During playback, the DISP button cycles between a clean view and ones with basic details or exposure information, the latter including a brightness histogram if it’s been enabled in the menus. Sadly unlike Canon’s compacts, the TZ18 / ZS8 still doesn’t employ its orientation sensors to automatically rotate portrait images to fill the screen when the camera’s turned to the side during playback. You can however make slideshows based on user-defined categories, or perform tweaks in playback including fine rotation.
Panasonic Lumix DMC-TZ18 / ZS8 exposure modes
Like the higher-end TZ20 / ZS10, the Lumix TZ18 / ZS8 offers a wealth of shooting options via the main mode dial and a selection of on-screen sub-menus. Impressively, these include full manual control over exposures. While manual exposure control on a compact lacks the impact of a DSLR (at least when it comes to depth-of-field anyway), it can be useful in other areas which we’ll discuss in a moment.
The TZ18 / ZS8 inherits all but one of the mode dial settings from the pricier TZ20 / ZS10, including Program, Manual, Aperture and Shutter Priority, along with a newly enhanced Intelligent Auto. The only option missing here is the TZ20 / ZS10’s 3D option, replaced by the Movie Mode on the TZ18 / ZS8.
Since the lens is the same as that on the TZ20 / ZS10, the aperture settings are also identical: the TZ18 / ZS8 offers seven aperture settings (when zoomed-out) and the ability to adjust them in Aperture Priority or Manual modes. Switch to Shutter Priority and you can choose from exposures between 1/4000 and 8 seconds, with Manual further extending the maximum to an impressive 60 seconds. To make changes to the aperture or shutter, just press the Exposure button on the back of the camera, and then use the cross-keys to adjust the setting highlighted in yellow at the bottom of the screen. Unlike some earlier models, there doesn’t appear to be any restriction over shutter and aperture combinations, so it is possible to use the maximum aperture of f3.3 with the fastest shutter speed of 1/4000.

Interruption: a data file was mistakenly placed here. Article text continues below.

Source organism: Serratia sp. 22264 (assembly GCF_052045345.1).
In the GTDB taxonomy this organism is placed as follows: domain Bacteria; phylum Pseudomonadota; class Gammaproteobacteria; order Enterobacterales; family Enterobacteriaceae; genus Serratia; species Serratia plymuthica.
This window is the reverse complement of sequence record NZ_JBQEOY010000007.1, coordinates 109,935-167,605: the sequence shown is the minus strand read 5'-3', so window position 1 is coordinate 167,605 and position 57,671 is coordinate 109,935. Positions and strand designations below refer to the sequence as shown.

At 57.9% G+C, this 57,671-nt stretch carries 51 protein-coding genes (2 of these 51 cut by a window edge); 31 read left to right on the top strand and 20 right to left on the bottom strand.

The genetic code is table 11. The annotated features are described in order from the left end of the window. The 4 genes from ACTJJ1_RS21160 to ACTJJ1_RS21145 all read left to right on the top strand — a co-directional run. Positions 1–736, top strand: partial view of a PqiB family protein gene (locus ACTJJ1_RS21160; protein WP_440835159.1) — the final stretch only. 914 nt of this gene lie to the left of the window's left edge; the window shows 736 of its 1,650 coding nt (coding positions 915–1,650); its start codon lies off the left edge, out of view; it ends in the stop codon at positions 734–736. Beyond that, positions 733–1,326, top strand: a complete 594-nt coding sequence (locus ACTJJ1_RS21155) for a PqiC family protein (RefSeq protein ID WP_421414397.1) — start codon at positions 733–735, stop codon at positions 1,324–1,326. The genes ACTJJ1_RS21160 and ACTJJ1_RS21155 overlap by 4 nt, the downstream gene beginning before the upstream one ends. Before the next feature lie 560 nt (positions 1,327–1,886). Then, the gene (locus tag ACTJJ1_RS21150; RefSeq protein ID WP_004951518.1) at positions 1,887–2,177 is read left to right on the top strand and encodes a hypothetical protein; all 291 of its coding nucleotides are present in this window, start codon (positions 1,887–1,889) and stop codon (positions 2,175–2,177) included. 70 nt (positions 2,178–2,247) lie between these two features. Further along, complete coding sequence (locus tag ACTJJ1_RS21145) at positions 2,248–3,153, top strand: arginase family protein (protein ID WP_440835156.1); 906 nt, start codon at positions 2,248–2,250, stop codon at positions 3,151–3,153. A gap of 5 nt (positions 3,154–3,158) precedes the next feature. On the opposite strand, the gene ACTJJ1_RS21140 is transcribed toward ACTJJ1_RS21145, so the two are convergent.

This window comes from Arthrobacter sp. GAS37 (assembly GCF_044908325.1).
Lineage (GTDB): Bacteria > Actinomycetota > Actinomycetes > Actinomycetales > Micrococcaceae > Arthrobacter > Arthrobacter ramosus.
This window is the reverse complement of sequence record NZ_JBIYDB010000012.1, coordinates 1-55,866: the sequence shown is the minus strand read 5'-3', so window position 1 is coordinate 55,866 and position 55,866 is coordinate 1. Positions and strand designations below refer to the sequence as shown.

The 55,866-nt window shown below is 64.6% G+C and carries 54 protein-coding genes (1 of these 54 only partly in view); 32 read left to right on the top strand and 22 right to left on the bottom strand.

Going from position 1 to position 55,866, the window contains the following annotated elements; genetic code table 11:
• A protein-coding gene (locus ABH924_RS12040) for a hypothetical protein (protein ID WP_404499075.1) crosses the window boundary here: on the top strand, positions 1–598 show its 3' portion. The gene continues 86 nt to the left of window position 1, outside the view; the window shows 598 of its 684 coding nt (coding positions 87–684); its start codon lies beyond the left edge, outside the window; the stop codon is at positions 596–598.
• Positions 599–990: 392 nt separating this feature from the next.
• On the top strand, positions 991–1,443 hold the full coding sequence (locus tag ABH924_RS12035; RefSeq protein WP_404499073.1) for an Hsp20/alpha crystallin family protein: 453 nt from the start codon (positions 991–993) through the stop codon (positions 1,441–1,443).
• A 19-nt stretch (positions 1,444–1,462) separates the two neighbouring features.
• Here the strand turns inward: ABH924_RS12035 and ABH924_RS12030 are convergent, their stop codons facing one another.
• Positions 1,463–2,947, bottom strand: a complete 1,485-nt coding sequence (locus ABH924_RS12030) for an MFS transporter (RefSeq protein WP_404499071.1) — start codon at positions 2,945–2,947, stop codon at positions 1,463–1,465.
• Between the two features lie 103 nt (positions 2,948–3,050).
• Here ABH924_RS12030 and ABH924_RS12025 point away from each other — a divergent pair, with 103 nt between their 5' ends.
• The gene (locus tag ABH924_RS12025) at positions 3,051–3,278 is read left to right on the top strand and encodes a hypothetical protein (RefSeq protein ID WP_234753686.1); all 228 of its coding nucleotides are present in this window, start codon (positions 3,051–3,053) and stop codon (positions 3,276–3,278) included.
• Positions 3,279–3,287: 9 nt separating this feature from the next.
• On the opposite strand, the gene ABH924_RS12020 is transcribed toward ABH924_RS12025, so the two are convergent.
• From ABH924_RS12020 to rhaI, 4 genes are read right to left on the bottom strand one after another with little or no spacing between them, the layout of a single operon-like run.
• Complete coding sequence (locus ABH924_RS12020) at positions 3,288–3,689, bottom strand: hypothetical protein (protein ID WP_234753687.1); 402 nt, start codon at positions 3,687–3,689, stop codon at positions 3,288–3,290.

Like most compacts though, there are caveats involving the usefulness of manual exposure control. Most notably, the inherently large depth-of-field in most compacts, including this one, means it’s hard to achieve a blurred background on portraits even with the aperture wide open. Your best bet is to zoom all the way-in, position the subject close and the background as far away as possible. Macro shots allow a shallower depth-of-field, but neither these nor portraits will come close to the blurred background effect you can enjoy with a DSLR or a mirrorless ‘EVIL’ camera.
To illustrate the depth-of-field control of the Lumix TZ18 / ZS8 in a macro environment, we photographed a still-life arrangement in a cafe and focused on the front edge of the menu on the left; this was positioned approximately 5cm from the camera, with the lens set to its widest focal length of 4.3mm (24mm equivalent). We chose to shoot this composition with the lens zoomed-out in order to access the maximum range of apertures from f3.3 to f6.3.
As you can see below, there’s only a minor difference between the two images shot with the aperture wide open and fully closed when viewed at a reduced size. We tried several other compositions at a variety of focal lengths and distances in an attempt to maximise the depth-of-field effect, but the example below remained the most effective. The bottom line is while the minor change in depth-of-field does indeed confirm the presence of a physical iris, it ultimately has minimal impact on the visible depth-of-field in practice. The best you can hope for is in extreme macro situations like here. A handful of specialist compacts sporting f2 apertures or faster enjoy greater control over depth-of-field, but again it’s nowhere near the blurring effect that’s possible on a DSLR or EVIL camera. The bottom line is if you really want a significantly blurred background, you’ll either need to go for a DSLR / EVIL compact, or consider digital blurring.
Panasonic Lumix DMC-TZ18 / ZS8: Depth-of-field in Aperture Priority
|Aperture Priority: f3.3, 4.3-68.8mm at 4.3mm (24mm equivalent)||Aperture Priority: f6.3, 4.3-68.8mm at 4.3mm (24mm equivalent)|